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Showing off your vocabulary in articles...yay or nay?

Discussion in 'Journalism topics only' started by Jim Luther Davis, Jun 6, 2014.

  1. I've noticed some writers who make it a habit to show off their vocabulary by using words typically found on GRE study guide flash gards. Words such as: dyspeptic, ostensibly, cognizant, etc.

    While I'm not suggesting writers should write as if their audience is a bunch of preschoolers, but I personally don't see the point in using huge words that the common reader would need to resort to Google or a dictionary to understand the definition.

    Not only does it take away from your article, but it also makes you come off as a bit arrogant or pompous. Am I alone in this?

    Just a random pet peeve, I guess.
  2. LongTimeListener

    LongTimeListener Well-Known Member

    Your threads are vituperative.
  3. 93Devil

    93Devil Well-Known Member

    I thought newspaper stories were meant to be read on the sixth grade reading level.

    If you want to have fun with words, then do work for an outlet that caters to more advanced readers.
  4. Oh, aren't you the witty one. ::)

    It's an honest question. From my experience, I've heard mixed thoughts from colleagues and editors.
  5. da man

    da man Well-Known Member

    If you make your readers scramble for a dictionary, you lose. The reader, that is.

    Of course, it depends a little on the story. You can get away with it once in awhile in something longer and more involved. And it is hard to resist -- I have been known to work in a "redoubtable" or some such once in awhile. But for the most part, you don't want to go that route.
  6. I agree with the original poster in theory....there's no reason to throw in a big word just to impress people. But everyone has quirks in their vocabulary and might use a word without realizing it's a stretch for readers. I don't think it's deliberate most of the time.

    For example, although I probably wouldn't use the "ostensibly" in the gamer I'm writing this evening, I wouldn't rule it out entirely because it's a word I use quite often. That's probably blinded me to the fact that it's not a common word for most people.

    When I use the online thesaurus, it's almost always to find a smaller, simpler word...unlike high school English, when we'd all use it to find a bigger, more impressive word.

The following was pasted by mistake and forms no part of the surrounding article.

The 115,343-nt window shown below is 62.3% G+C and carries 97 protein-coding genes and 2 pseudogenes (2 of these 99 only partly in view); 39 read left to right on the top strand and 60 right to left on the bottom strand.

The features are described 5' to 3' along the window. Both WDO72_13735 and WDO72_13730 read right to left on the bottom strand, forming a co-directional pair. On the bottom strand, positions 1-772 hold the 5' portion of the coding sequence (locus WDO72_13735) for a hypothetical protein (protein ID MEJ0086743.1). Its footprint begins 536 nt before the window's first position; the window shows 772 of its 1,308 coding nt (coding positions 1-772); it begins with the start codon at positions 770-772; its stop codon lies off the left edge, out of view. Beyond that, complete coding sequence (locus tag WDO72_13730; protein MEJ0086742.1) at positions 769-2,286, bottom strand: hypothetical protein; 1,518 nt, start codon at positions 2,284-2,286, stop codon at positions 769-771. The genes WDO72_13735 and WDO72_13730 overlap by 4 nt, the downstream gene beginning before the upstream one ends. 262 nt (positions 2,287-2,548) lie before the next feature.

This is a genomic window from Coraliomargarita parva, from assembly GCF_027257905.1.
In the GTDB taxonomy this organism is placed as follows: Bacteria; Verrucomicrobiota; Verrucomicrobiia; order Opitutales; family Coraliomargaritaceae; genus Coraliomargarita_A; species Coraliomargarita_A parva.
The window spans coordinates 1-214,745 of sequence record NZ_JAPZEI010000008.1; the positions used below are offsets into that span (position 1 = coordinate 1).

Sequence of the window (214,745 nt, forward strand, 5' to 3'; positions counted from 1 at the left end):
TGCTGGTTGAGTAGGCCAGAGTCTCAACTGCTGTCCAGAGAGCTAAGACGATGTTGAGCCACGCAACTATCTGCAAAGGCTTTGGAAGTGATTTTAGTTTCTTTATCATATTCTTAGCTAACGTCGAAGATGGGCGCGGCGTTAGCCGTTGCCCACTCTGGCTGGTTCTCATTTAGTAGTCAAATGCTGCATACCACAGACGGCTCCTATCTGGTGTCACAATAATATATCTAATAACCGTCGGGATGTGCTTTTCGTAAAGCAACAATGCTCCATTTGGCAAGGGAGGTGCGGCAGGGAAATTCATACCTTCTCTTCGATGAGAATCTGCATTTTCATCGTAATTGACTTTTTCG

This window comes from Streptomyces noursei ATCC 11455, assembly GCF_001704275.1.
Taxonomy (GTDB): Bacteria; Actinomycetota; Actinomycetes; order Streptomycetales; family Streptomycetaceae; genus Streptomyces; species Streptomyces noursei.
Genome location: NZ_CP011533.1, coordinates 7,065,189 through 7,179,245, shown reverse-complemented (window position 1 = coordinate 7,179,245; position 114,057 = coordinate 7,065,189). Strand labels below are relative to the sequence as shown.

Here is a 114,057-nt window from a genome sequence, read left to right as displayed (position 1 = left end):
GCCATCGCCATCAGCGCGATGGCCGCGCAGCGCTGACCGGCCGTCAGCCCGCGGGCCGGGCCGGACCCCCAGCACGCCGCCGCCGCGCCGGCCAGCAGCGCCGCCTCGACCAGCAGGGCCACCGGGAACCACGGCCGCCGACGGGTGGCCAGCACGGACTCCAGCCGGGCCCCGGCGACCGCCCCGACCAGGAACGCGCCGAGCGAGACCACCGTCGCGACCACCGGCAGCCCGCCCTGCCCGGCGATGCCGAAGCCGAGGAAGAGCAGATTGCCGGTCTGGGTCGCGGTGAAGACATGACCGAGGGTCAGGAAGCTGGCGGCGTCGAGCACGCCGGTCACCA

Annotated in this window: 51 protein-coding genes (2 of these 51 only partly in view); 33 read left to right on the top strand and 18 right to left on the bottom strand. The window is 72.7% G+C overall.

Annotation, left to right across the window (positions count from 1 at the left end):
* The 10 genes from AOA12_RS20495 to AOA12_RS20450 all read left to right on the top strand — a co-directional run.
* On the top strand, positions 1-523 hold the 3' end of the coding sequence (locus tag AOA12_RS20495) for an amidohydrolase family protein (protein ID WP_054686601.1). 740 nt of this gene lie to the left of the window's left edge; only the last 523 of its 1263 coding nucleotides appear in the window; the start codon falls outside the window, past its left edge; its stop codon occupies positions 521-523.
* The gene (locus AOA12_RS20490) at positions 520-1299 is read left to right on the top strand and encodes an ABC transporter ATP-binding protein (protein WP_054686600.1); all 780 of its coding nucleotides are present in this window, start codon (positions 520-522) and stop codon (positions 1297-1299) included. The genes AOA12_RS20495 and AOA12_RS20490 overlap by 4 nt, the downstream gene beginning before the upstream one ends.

7. LongTimeListener

    LongTimeListener Well-Known Member

    The people using these words probably aren't doing it to show off. They're probably doing it because these words are a natural, everyday part of their vocabulary and fit naturally into their writing styles. Dyspeptic, ostensibly and cognizant are not words that cause a great deal of consternation (that means anxiety or dismay) to a person with well-developed reading habits.

  8. This is my pet peeve with George Will columns.
  9. Had an editor who implemented this theory in the newsroom. If had to go to the dictionary, the word was out.
  10. Bad day? Keep the underlying tones to yourself, tough guy.

    P.S. Good luck trying to prove that.
  11. True, that makes sense.

    I just personally see it being beneficial to gamble on whether your readers may or may not understand the words you're using. Rather go the safer route--seeking a thesaurus as you mention--than risk your reading losing out, as Pompano mentioned.
  12. CD Boogie

    CD Boogie Well-Known Member

    If you lose a reader who doesn't know what ostensibly means, then they're not much of a reader or don't aspire to be anyway. You're a writer, so push the envelope a little bit, that's always been my feeling. And to LongTime's point, I use ostensibly and cognizant in my everyday language, so it's just natural.
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